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Showing posts with label Ardawn House. Show all posts
Showing posts with label Ardawn House. Show all posts

Sunday, July 22, 2018

Getaway to the City of the Tribes. Two Days in Galway.


Getaway to the City of the Tribes. 
Two Days in Galway.
Banners of the tribes

Galway city centre is compact and it is often packed. Finding parking can be a problem so we’re happy when our guesthouse suggests we park there on College Road and stroll into the centre even though we arrive well before the given check-in time. 


Eight minutes after leaving the car we arrive in sunny Eyre Square, so sunny in fact that people are seeking shade. A group of French students have gathered under one particular tree and have squeezed into the roughly circular shadow underneath.
Wine bottles in museum

The sun is at its high peak, signalling time for lunch. We exit the square and head for the pedestrian area, amble right down to the Spanish Arch and a lovely restaurant, simply called Kitchen, attached to the Galway City Museum. Enjoyed the meal here

Later we take a walk by the waters and find our own patch of shade for a siesta of sorts before heading back to the museum. Opened in 2006, and still a work in progress, the museum proclaims itself as a “collecting museum”. So you see many objects associated with the area, some donated by locals and friends (not mutually exclusive) and quite a few shared by the National Museum. 
Galway Hookers in the museum - not the life size one!

There are six main headings: Prehistoric, Medieval and Post medieval, World War 1, The 1916 Rising and aftermath, Pádraic Ó’Conaire, 19th and 20th Century Galway. Objects include some beautiful old wine bottles (probably 17th century). Galway had a shell factory during the Great War and there is a shell on display here.  You’ll also see some old clay tobacco pipes (dúidíns). 

In the mid 1960s, Galway won three All-Ireland football titles in a row and that feat is enthusiastically celebrated. The bigger items include an Ó’Conaire statue and the biggest is what looks like a full size replica of a Galway Hooker. No, not a pint of the local brew, but the famous work-boat of the area. Admission is free. Details here.  
Rear of the restaurant Ard Bia at Nimmo's

After that, we retraced our steps, more or less, under the Spanish Arch, up through Quay Street, High Street and Shop Street, shuffling along with and against the other pedestrians, listening to and looking at the various buskers and street entertainers, and finding ourselves back in Eyre Square. We had a seen an illustration of the Tribes of Galway in the museum and in the square they are commemorated with a series of large banners.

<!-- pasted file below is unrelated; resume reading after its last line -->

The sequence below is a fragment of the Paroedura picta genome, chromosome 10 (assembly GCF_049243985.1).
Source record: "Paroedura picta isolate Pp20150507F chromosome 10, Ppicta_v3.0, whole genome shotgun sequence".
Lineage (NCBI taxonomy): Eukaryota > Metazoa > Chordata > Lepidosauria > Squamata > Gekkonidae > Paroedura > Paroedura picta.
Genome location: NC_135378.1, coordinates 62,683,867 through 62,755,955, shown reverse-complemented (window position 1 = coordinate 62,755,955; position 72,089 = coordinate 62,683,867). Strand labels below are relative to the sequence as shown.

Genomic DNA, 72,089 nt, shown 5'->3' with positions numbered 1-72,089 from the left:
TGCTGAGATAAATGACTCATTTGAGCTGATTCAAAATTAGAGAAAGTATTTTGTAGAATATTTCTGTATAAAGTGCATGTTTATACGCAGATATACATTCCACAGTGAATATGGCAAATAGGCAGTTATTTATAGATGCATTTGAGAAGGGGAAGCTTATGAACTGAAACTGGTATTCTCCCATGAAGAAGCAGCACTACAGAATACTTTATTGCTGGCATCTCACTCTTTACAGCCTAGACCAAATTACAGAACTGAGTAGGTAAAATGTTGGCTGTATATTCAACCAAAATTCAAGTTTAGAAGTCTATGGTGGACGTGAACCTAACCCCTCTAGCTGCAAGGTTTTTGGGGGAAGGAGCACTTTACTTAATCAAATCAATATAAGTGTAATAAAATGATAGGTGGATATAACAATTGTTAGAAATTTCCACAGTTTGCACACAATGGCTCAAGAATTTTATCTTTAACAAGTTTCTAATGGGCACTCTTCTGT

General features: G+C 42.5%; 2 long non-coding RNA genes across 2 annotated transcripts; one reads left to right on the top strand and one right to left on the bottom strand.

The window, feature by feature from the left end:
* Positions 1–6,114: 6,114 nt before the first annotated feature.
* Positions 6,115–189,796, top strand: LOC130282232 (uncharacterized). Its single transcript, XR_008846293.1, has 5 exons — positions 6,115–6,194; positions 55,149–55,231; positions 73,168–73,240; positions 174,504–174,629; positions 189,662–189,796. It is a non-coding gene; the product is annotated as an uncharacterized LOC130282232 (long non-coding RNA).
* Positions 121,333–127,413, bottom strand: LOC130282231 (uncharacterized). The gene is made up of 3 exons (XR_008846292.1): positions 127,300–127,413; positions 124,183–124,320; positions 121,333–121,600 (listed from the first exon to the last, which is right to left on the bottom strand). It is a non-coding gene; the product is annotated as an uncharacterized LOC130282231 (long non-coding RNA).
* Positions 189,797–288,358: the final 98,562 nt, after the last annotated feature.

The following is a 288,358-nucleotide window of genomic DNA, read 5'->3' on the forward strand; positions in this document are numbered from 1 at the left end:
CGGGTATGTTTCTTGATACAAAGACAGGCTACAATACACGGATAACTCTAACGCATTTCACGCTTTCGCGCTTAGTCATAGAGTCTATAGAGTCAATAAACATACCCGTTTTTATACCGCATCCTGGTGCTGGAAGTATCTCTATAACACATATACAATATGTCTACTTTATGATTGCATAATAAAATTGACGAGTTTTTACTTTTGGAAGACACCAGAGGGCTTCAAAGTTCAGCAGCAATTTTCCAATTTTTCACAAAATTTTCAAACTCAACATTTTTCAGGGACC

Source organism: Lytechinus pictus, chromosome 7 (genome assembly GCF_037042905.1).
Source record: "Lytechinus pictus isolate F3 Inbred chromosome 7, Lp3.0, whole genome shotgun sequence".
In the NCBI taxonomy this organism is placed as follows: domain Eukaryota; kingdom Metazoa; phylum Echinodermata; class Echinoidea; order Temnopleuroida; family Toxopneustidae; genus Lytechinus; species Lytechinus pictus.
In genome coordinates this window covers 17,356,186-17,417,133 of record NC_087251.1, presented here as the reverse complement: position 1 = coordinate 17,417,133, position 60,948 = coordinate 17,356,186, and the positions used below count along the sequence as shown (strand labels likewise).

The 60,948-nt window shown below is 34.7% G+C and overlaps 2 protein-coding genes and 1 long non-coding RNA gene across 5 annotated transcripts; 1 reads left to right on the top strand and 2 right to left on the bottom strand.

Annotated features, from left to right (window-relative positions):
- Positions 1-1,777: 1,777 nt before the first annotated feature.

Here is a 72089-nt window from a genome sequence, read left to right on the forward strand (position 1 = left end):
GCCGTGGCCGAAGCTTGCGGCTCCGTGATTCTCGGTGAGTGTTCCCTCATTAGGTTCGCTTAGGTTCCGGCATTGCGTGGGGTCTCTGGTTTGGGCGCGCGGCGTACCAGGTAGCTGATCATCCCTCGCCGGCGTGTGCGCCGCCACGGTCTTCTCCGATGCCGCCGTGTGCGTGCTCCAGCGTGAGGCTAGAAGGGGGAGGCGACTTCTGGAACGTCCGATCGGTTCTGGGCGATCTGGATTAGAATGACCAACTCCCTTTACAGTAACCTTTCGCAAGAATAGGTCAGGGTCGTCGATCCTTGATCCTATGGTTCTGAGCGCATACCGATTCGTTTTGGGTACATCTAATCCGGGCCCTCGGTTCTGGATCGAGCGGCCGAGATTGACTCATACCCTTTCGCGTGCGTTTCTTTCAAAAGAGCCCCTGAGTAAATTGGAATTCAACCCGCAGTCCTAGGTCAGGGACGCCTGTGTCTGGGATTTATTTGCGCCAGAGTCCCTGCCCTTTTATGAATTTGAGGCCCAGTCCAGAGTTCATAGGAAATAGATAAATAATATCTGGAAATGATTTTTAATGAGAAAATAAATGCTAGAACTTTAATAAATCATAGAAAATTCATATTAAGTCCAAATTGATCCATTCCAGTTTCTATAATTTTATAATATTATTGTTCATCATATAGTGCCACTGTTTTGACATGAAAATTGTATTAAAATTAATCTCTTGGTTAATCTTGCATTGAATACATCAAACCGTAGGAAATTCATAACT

The tribes were the families that effectively ran the city from the 15th to the 17th centuries. They were: Athy, Blake, Bodkin, Browne, Darcy, Deane, Font, French, Joyce, Kirwan, Lynch, Martin, Morris and Skerret. In 1493, the mayor and magistrate of Galway James Lynch FitzStephen, condemned and hanged his own son, an incident that is quoted as giving rise to the term “lynching”. The building, Lynch’s Castle, still exists and is now used by AIB. 
Students in the shade

Fishery Watchtower
Later we were back in the city centre for dinner at the Michelin starred Aniar, details here,  and then it was time for a night at our excellent base, the Ardawn House. Here, we had everything we needed, including that private parking!

Mike and Breda are exceptional hosts, always willing to go that extra mile, so that their guests enjoy themselves, not just while they’re in the house, but also when they go out and about during the day. Nothing is a problem here - they’ll give you all the local information you’ll need but in such a way that it’s your choice. In other words, they’ll give you the info but won't force their opinions on you. And, by the way, you’ll also have an excellent breakfast before you’ll leave their friendly place.

On the second day, we visited the very small fisheries museum, tracing the fishery story from 1283, in a restored Fishery Watchtower at Druid Lane. 

The highlight though was our cruise on the Corrib Princess. You join the boat in the Woodquay area and head up-river passing the cathedral, the university campus, a couple of castle ruins (Terryland and the more impressive Menlo), before reaching the impressively expansive Lough Corrib, the biggest lake in the republic. It is a very pleasant trip, especially in the exceptional sunshine, and out and back takes about 90 minutes.

We had lunch earlier, and a very nice one too, at McCambridge’s, a Galway icon, details here.
And later, we called in to Sheridan’s, the famous cheese mongers and picked up a few bits and pieces, cheese not so much as most of it is available in Cork. 

Dinner would be at the King’s Head Bistro, a delicious meal based on local produce including fish of course. And we then adjourned to the lively King's Head bar in a medieval building, But nothing medieval about the food and drink here, lots of craft drinks (including Galway Hooker), cocktails galore, music (after the World Cup game) and lots of craic. Read about it here. A terrific evening to remember a terrific visit by. Slán go fóill!



SUP: On the Corrib river, and below


Menloe Castle ruins